The action of a shotgun determines how a shotgun shell will be moved into position and fired. There are three basic types:

Pump Action


Since a pump action makes you do all the work, it is commonly the cheapest option. Other actions use mechanics to cycle through rounds, but pump action shotguns require the shooter to manually “pump” through the process. The extra time it takes to perform this manual process can also make a big difference out in the field. However, the pump action is also widely known to be the most durable and reliable option, regardless of wet, dirty or swampy conditions. It is more popular in the United States than in any other country and represents what most American’s think of when they think shotgun.

Break Action


Break action shotguns come in two general types: the “over/under” and the “side by side.” The over/under break action stands at the top of the clay target shooting world. To load shells in an over/under, the shooter breaks the gun open at the end of the barrel. Almost all over/under shotguns offer a single trigger that fires each barrel separately. The mechanics on over/under break action shotguns are actually quite simple, easy to maintain and very reliable. The double barrel also allows you to utilize two different chokes for shooting at different distances.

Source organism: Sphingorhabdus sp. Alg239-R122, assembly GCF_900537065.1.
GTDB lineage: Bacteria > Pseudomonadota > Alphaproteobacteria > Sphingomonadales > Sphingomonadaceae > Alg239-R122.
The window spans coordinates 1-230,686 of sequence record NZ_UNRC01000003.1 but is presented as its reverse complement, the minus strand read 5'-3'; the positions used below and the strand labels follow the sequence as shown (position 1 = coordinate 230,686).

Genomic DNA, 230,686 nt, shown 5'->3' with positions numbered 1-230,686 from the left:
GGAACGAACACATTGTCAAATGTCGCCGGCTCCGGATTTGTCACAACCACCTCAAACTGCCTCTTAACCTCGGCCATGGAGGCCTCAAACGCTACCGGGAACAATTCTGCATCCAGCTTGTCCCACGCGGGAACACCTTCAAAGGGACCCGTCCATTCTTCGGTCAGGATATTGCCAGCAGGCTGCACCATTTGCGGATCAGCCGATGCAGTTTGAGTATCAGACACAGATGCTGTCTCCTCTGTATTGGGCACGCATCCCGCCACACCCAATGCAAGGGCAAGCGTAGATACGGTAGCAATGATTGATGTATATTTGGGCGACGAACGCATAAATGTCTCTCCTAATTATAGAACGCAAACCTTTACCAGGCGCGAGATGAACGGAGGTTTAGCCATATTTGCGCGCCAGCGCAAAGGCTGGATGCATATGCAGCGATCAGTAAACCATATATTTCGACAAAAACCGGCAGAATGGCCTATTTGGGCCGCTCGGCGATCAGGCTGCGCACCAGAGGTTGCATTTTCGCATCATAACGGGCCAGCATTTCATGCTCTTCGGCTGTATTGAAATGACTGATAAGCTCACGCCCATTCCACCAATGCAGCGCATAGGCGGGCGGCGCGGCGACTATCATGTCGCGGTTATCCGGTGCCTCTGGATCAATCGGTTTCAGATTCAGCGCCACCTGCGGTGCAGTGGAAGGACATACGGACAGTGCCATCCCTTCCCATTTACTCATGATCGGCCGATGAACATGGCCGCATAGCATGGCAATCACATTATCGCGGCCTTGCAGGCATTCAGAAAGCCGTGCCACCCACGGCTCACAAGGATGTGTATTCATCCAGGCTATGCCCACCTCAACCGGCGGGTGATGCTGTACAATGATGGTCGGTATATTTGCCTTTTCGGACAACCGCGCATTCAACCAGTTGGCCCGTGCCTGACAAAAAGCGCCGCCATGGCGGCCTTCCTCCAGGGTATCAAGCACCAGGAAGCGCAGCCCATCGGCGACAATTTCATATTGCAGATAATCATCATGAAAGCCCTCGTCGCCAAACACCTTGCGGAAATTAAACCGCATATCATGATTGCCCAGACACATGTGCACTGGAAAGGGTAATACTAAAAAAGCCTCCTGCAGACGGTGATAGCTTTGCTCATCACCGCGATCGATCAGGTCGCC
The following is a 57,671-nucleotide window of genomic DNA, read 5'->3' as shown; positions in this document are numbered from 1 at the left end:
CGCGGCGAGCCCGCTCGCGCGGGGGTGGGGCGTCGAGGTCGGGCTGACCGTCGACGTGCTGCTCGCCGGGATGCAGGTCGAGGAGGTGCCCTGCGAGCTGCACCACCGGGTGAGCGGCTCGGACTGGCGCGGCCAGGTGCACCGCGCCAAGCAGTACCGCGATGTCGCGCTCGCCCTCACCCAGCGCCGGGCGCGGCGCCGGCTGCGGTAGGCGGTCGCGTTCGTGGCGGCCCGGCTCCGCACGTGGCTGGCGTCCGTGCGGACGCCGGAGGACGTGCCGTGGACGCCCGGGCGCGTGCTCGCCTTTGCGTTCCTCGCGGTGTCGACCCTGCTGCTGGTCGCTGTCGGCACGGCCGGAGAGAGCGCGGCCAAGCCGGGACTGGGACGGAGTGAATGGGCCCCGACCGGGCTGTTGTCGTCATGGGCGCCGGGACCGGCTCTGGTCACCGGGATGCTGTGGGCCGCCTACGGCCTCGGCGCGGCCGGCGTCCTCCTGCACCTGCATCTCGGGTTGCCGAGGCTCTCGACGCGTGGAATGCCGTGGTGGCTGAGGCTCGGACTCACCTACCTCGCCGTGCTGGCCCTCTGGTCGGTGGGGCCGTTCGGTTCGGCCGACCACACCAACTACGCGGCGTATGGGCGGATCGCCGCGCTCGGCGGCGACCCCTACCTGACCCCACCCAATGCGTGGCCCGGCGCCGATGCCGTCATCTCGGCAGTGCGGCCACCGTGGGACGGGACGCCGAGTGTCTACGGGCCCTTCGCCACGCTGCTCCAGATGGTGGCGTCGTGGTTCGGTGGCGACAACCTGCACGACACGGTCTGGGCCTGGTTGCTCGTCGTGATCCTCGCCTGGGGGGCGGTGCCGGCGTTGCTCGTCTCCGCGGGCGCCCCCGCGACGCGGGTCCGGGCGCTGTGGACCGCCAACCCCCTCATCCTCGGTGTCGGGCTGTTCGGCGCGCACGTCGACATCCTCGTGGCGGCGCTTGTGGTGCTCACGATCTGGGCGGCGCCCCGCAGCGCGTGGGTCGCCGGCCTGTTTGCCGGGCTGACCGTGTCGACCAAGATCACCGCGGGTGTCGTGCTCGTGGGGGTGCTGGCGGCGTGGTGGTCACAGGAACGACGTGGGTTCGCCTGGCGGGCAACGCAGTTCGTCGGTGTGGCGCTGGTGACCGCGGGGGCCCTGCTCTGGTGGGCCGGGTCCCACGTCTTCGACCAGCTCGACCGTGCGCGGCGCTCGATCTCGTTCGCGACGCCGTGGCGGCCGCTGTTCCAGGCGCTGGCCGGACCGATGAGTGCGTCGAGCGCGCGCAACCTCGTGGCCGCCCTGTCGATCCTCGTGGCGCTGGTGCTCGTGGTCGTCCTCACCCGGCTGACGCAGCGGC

Side by side break action shotguns are typically less expensive than over/unders and offer a unique style to shooters looking for something different. They work a lot like over/under shotguns when it comes to the actual break action element, but may have two triggers instead of one. Some shooters dislike the way they feel for target shooting and few offer choke tubes. While single barrel break-actions do exist, they have become almost completely obsolete due to the pump and semi-automatic options.

Depending on the manufacturer, make and design, break action shotguns can cost less than a semi-automatic or more than your house, and when it comes to safety, break actions are widely known as the safest shotgun type do the inability to fire with an open action.



Semi-automatic shotguns automatically load shells from the magazine tube after each trigger pull. This action allows hunters to fire multiple shots very quickly. Most semi-auto shotguns hold between two and eight shells. Although semi-autos typically cost much more than pump actions, the mechanics of a semi-auto allow it to take some of the recoil off of your shoulder and use it to chamber the next shell.

A semi-auto shotgun is a great choice for seasoned shooters who do a lot of hunting and target shooting, but the gun’s high price tag, tendency to jam and more difficult maintenance requirements scare some shooters away.

Barrel Length

Considering the importance of barrel length to the shooting experience, it is surprising that many buyers overlook this option. Many also make the common mistake of assuming that longer barrels result in higher accuracy and more consistent shot patterns. Although this misconception holds a bit of truth for professional shotgun sportsmen who can make use of very minute differences, 99 percent of shooters won’t even notice them.